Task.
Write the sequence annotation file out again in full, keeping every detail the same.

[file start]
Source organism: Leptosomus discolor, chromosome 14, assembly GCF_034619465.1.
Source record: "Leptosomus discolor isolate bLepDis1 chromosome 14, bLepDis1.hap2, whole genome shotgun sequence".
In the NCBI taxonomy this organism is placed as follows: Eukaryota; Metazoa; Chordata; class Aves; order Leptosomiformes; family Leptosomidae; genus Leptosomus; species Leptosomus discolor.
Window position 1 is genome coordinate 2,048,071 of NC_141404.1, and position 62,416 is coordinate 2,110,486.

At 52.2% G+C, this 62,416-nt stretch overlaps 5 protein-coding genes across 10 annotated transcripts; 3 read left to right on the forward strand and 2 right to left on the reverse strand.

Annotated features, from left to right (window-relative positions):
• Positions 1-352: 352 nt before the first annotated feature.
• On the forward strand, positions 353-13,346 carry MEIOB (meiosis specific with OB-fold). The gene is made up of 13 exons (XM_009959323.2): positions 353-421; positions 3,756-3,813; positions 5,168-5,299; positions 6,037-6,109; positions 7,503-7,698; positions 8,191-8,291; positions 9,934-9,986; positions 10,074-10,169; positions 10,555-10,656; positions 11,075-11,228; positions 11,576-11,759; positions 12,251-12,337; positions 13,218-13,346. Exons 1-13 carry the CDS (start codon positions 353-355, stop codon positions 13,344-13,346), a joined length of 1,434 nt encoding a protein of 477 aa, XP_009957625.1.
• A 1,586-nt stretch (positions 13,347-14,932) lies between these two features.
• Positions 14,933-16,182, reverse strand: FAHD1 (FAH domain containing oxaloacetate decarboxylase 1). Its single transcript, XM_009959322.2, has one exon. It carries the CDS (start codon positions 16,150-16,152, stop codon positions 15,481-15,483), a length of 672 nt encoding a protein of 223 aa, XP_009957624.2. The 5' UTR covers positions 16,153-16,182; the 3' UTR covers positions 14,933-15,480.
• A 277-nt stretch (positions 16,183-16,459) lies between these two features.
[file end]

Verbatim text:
Source organism: Leptosomus discolor, chromosome 14, assembly GCF_034619465.1.
Source record: "Leptosomus discolor isolate bLepDis1 chromosome 14, bLepDis1.hap2, whole genome shotgun sequence".
In the NCBI taxonomy this organism is placed as follows: Eukaryota; Metazoa; Chordata; class Aves; order Leptosomiformes; family Leptosomidae; genus Leptosomus; species Leptosomus discolor.
Window position 1 is genome coordinate 2,048,071 of NC_141404.1, and position 62,416 is coordinate 2,110,486.

At 52.2% G+C, this 62,416-nt stretch overlaps 5 protein-coding genes across 10 annotated transcripts; 3 read left to right on the forward strand and 2 right to left on the reverse strand.

Annotated features, from left to right (window-relative positions):
• Positions 1-352: 352 nt before the first annotated feature.
• On the forward strand, positions 353-13,346 carry MEIOB (meiosis specific with OB-fold). The gene is made up of 13 exons (XM_009959323.2): positions 353-421; positions 3,756-3,813; positions 5,168-5,299; positions 6,037-6,109; positions 7,503-7,698; positions 8,191-8,291; positions 9,934-9,986; positions 10,074-10,169; positions 10,555-10,656; positions 11,075-11,228; positions 11,576-11,759; positions 12,251-12,337; positions 13,218-13,346. Exons 1-13 carry the CDS (start codon positions 353-355, stop codon positions 13,344-13,346), a joined length of 1,434 nt encoding a protein of 477 aa, XP_009957625.1.
• A 1,586-nt stretch (positions 13,347-14,932) lies between these two features.
• Positions 14,933-16,182, reverse strand: FAHD1 (FAH domain containing oxaloacetate decarboxylase 1). Its single transcript, XM_009959322.2, has one exon. It carries the CDS (start codon positions 16,150-16,152, stop codon positions 15,481-15,483), a length of 672 nt encoding a protein of 223 aa, XP_009957624.2. The 5' UTR covers positions 16,153-16,182; the 3' UTR covers positions 14,933-15,480.
• A 277-nt stretch (positions 16,183-16,459) lies between these two features.